Protesters gather outside Rabaa Al-Adawiya mosque in Cairo last Friday in support of President Morsi (Photo: Ahmed Abdel Rasol))
Eleven Islamist political parties launched the 'National Alliance for Legitimacy Support' on Thursday to "protect the Egyptian people's democratic gains." The announcement comes one day before mass rallies planned in Cairo to support President Mohamed Morsi's rule.
The alliance – which was officially announced in a press conference at Cairo's International Conference Centre – includes the Freedom and Justice Party (the party from which Morsi hails), the centrist Al-Wasat Party, the Salafist Al-Watan Party, and the Building and Development Party of the ultra-conservative Al-Gamaa Al-Islamiya group.
The alliance also includes the Professional Syndicates Union, made up of 24 syndicates, and tribal coalitions from Sinai, Upper Egypt and the north coast city of Marsa Matrouh.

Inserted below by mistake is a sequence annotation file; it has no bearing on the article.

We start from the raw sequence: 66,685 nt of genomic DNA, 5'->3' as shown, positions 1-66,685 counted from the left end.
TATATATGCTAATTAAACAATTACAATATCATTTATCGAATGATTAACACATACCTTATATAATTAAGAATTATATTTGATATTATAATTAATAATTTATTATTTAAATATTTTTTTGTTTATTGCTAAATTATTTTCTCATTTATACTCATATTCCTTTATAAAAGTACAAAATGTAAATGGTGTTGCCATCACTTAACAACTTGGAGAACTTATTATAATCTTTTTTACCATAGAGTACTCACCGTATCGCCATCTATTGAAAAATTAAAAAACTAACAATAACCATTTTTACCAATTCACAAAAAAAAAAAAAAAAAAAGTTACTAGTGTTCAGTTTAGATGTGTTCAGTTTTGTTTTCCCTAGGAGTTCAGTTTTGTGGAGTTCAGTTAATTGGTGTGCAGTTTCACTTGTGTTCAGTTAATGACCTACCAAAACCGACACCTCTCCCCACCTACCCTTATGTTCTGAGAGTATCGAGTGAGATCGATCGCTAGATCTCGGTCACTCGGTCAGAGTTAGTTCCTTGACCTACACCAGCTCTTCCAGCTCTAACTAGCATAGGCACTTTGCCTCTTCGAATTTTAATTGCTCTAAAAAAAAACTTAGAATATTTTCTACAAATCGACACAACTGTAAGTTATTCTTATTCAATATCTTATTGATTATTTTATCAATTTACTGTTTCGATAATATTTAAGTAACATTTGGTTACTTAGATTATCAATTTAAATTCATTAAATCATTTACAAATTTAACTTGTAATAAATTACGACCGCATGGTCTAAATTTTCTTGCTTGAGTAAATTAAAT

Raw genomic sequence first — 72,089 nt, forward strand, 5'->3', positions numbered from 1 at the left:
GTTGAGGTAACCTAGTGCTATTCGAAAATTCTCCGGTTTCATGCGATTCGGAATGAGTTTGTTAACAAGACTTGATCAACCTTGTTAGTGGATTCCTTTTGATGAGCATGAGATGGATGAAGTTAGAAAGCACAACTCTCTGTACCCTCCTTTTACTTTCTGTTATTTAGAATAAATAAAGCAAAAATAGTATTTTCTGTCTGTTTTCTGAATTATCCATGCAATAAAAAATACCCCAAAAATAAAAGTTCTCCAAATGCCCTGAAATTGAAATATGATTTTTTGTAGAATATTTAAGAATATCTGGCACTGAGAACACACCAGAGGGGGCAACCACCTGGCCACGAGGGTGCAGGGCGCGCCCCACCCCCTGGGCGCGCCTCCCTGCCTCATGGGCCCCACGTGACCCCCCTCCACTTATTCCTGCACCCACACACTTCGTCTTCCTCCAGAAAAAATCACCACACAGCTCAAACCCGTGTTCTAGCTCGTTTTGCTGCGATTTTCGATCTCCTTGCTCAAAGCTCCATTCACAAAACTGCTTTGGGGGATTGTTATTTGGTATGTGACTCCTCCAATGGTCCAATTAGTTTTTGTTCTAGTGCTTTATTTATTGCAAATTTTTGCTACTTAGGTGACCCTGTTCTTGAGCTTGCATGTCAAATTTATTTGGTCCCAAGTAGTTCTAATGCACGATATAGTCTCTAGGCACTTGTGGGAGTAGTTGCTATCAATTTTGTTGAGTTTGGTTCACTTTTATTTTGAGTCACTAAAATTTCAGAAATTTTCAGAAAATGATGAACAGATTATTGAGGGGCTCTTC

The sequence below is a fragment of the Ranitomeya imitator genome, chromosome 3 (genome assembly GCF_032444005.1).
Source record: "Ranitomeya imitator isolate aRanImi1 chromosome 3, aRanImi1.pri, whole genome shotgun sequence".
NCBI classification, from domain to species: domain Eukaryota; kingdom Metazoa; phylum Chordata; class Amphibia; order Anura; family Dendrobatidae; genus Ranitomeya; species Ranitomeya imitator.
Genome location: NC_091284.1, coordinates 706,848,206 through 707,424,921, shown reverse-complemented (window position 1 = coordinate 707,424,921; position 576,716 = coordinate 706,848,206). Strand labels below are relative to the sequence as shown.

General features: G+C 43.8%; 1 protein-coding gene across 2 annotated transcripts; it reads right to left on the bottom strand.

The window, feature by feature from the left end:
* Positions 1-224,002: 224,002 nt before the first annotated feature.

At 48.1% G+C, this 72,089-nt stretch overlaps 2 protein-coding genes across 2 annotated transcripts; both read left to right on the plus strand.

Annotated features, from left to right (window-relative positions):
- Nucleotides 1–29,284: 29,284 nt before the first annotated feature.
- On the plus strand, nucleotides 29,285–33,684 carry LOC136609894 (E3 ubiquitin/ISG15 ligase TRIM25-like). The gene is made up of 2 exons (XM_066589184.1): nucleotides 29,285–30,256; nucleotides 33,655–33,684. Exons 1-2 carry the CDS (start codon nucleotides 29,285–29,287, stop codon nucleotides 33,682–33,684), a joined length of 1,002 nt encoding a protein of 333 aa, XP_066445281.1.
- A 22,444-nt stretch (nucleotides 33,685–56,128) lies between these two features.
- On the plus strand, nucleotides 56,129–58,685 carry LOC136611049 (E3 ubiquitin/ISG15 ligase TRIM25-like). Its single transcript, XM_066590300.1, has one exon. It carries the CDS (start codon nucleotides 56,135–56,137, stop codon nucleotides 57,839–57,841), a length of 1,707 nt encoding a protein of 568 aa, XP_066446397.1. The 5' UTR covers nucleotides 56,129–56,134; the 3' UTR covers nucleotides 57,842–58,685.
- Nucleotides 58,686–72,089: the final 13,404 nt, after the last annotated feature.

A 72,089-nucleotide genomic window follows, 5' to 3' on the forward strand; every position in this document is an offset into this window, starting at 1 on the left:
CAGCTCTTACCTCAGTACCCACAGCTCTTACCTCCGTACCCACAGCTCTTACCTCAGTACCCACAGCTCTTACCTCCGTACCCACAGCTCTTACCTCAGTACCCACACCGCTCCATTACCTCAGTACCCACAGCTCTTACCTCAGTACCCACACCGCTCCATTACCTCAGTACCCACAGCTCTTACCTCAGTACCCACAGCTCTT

During the press conference, the alliance stated that it will coordinate efforts to "protect the choices of the Egyptian people." It will also hold demonstrations across Egypt to "denounce violence, resist thuggery and continue the people's revolution... using peaceful and legal means."
The alliance was announced ahead of anticipated nationwide protests on Sunday 30 June which will call for Morsi's resignation in addition to early presidential elections. The call for protests was first made by the Rebel movement, a campaign which aims to collect 15 million signatures withdrawing confidence from Morsi.
The opposition protests have been challenged by Morsi supporters, who cite Morsi's "constitutional legitimacy" to continue his presidential term until 2016.
Hundreds of thousands staged a rally at Rabaa Al-Adawiya Mosque in Cairo's Nasr City last Friday in support of Morsi. They are due to hold a similar rally this Friday which will be open-ended.
Tensions have been building between opponents and supporters of the president after clashes in several governorates – including Daqahliya, Sharqiya and Zagazig – left three dead and scores injured in the past week.
A three-hour speech by the president on Wednesday night offered limited concessions and called for national reconciliation but was not well-received by the opposition.
The president's opponents have started preparations for next week's protests, erecting around 32 tents in Tahrir square on Thursday.